Unlike all those secret psychopaths who stop pretending that they even know what a moral compass is (nevermind Ethical Relativity, kay?) and suddenly seeing everything as KILLYKILLKILL, contrary to them being around living people all their lives and having ZERO provlem with being the monster, THIS story has a point.
Core and Co never were human/dwarf/braindead idiots (scratch that last one.). Core was, well, a core. It follows it’s programming. And it’s programming is to kill people in a way that benefits it, or to screw them over in deals in a way that benefits it. You may be asking, Izzis a joke?
And it makes sense. Core was created to be a core. It is a dungeon core. Oh, funny and with flaws, with its own unique humor and depths. Its surprisngly deep at times, and very capable of love towards others, as experienced by how it treats its creations. Not the fake affection most cores show their creations in other stories, rewarding them now and then for being good little exp machines, but actual affection and worry. Its one of the reasons I kept reading on and on.
Not saving one of its monster that was in trouble because: Oh, it would be too troublesome to build another or some such steaming mound of horseshit, but because it actually cares.
Ahem. Got a wee bit ranty there, didn’t I?
Anyway, Core's creations are in themselves well fleshed out, with their own personalities or lack thereof. Even antagonists, side characters and people we see once and never again are wonderfully fleshed out, flawed and likeable/hateable in turn.I feel that far too many dungeon stories make the mistake of creating antagonists who are gibbering twits with all the knowledge, experience and thought processes of a two year old child.
That mistake isn’t made here.
It's good. Really good. Steadily improved with time, and it managed to hook me, an avid disliker of core stories. I suggest you give this one a try.
Like or hate, you have to agree that the author knows what he's doing. Lets keep it that way, eh?
Well, now this is a different and very promising dungeon core story, definitely a fresh breath of air on this site. It is simply better than most, just with how the pacing in this story is handled. Definitely worth a read and one i will enjoy for sure.
By a series of events, involving the city underworld's leader comissioning to create a special ring with a mana source embedded in it, he gets the jeweler killed to keep it a secret, but in turn gets killed himself, and the ring is hid in the sewers, from the sight of everyone, a dungeon core finds itself awaking in the sewers of the city, the fresh dungeon core quickly gathers minions from the existing fauna of the sewers and builds his dungeon, but then finds himself in danger, for his envivornment is not friendly to dungeons, and the city's underworld hasnt completely forgotten that something valueable disappeared months ago in the sewers, and many are interested in claiming that for themselves, faced with such threats, the core has to adapt, or be either enslaved or destroyed.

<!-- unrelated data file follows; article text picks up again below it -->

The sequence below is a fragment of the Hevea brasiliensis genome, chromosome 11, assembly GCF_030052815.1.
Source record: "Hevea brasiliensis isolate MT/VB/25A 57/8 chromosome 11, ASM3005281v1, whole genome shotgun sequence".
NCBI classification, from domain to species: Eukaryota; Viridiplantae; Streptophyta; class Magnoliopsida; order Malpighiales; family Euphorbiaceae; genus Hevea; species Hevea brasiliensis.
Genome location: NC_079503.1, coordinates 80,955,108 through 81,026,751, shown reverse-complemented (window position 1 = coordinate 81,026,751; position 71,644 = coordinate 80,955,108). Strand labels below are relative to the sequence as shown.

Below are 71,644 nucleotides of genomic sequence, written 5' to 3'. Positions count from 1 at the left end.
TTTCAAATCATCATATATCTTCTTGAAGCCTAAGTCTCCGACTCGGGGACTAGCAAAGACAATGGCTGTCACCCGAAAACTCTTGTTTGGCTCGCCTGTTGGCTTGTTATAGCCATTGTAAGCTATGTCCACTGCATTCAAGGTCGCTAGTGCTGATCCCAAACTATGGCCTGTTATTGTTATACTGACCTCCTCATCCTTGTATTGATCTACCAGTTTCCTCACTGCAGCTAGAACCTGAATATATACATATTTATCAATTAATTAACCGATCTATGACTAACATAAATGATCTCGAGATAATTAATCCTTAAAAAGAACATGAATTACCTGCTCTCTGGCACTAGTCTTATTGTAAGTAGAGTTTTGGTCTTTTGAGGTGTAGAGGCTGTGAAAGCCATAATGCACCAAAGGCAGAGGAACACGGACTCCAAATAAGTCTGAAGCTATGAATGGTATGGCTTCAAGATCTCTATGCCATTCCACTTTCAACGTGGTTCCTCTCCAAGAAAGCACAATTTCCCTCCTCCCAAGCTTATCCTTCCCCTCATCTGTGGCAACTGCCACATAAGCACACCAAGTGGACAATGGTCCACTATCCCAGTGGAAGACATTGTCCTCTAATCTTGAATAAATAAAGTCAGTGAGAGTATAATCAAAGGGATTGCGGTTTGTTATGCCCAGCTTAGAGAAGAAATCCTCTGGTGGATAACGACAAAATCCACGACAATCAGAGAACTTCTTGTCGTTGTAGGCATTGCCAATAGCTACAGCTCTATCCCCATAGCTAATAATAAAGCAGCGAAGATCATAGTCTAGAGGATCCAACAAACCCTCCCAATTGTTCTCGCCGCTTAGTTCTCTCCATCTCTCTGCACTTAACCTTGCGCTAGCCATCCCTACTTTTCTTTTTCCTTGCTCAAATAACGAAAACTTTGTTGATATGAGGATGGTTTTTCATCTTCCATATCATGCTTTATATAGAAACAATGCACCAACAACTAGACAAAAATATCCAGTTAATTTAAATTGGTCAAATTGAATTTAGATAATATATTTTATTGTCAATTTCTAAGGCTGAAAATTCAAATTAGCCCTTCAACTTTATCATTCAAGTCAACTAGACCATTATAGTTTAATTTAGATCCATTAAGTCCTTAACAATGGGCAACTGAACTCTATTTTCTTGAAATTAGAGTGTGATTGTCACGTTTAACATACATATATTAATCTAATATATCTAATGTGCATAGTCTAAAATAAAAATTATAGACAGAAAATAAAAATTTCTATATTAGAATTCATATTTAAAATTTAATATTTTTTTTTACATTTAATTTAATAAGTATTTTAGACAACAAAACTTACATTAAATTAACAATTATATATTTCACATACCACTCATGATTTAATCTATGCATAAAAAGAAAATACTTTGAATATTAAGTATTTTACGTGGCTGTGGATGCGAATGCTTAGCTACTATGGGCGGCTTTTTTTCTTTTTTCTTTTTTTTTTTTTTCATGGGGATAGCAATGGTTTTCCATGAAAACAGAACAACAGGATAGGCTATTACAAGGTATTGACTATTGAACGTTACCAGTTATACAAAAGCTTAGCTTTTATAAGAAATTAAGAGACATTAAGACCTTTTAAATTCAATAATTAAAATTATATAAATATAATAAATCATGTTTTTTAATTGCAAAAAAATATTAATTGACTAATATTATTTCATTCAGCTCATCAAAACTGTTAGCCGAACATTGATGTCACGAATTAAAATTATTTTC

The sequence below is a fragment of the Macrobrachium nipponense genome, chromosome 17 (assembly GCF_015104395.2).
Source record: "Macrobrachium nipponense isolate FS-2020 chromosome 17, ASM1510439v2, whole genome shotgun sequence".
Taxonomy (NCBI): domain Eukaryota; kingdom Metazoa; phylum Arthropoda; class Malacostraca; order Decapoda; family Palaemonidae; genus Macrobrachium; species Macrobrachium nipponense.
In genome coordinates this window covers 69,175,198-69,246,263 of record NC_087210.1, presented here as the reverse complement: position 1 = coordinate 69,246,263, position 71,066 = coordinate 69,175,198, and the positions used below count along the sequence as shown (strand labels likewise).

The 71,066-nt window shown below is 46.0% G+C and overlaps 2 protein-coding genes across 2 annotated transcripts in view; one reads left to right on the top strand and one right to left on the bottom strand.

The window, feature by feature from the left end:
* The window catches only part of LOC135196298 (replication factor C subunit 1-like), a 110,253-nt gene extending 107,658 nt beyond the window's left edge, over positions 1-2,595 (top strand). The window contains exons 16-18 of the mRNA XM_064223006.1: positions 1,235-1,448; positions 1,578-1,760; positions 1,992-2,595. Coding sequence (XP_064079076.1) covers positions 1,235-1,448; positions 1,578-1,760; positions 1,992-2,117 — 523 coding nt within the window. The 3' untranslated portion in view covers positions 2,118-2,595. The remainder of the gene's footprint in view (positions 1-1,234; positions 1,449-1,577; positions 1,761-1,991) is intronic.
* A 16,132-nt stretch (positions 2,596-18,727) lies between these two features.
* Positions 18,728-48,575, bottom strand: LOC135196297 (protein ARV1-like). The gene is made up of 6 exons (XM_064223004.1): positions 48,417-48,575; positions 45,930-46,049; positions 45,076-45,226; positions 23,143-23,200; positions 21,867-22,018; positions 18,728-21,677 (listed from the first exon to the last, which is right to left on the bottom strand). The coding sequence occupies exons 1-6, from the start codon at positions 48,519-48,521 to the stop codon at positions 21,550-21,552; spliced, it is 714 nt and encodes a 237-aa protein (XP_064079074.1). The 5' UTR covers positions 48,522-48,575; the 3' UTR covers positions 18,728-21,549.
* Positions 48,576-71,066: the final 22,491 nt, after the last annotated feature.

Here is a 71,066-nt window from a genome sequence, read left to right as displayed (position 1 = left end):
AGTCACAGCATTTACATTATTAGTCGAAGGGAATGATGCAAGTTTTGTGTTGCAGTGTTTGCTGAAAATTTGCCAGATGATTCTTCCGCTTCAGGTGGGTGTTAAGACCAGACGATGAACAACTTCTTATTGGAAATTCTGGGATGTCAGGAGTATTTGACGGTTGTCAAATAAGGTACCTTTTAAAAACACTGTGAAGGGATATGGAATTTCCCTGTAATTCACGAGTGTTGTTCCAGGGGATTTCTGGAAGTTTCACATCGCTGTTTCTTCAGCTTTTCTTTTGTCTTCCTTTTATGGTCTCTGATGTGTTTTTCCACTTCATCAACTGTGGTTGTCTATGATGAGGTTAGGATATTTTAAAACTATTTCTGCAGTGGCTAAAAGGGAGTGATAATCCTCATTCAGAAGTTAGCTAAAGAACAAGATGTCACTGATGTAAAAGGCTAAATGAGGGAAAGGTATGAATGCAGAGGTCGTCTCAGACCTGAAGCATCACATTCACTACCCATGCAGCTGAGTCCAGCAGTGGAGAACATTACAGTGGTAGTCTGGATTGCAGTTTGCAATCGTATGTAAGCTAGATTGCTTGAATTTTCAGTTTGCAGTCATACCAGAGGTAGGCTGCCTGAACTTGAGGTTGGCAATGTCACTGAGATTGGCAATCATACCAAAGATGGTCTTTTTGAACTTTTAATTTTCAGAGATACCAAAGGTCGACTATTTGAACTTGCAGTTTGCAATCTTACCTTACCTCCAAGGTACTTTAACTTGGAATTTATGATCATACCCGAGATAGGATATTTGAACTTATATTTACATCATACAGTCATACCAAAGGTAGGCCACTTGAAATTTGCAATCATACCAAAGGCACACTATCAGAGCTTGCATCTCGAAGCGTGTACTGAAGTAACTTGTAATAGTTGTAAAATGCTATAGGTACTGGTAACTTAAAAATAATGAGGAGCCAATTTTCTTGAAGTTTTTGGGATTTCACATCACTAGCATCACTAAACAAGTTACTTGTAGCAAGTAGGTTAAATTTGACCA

The MC (who has no name yet) is a sentient dungeon core, who became such by special circumstances surrounding his creation, this leads to a different type of MC, one that is not afraid to do every trick required to survive, to remain as a independent dungeon core making his name in the underworld of the city, he is not afraid at interaction with humans and other races, to the point of having subordinates like a crimical gang, but still is cautious of them, because they can form a threat to himself.
A thing i rather liked is that this story gives basic dungeon monsters like snakes, rats a personality through just their actions and interactions. Its rather novel.
This story does the dungeon trope better than most dungeon stories i have seen so far. Having the MC not being a person reincarnated as a dungeon core helps a lot, since that generally comes with morality baggage. There is also the fact that this story generally skips most of the dungeon building, spending far fewer words to it than usual, it rather goes for the action very fast, with the MC interacting with the outside world, in part this is due to the circumstances around the creation of his core, and the location he is in, so he is basically forced to do so, still quite the fresh breath of air.
The dungeon system is a bit different, with few stats being used, and the 'generic' upgrade system for the dungeon is barely used at all in this story, rather the MC can choose traits when levelling, or could get a randomized one, with no way to predict what it will be. The monster choice is also nice,, with the MC going for something different for his dungeon monsters.
Not much outside of the dungeon has been shown so far, i know thats eventually set to change, especially due how the MC interacts with the world.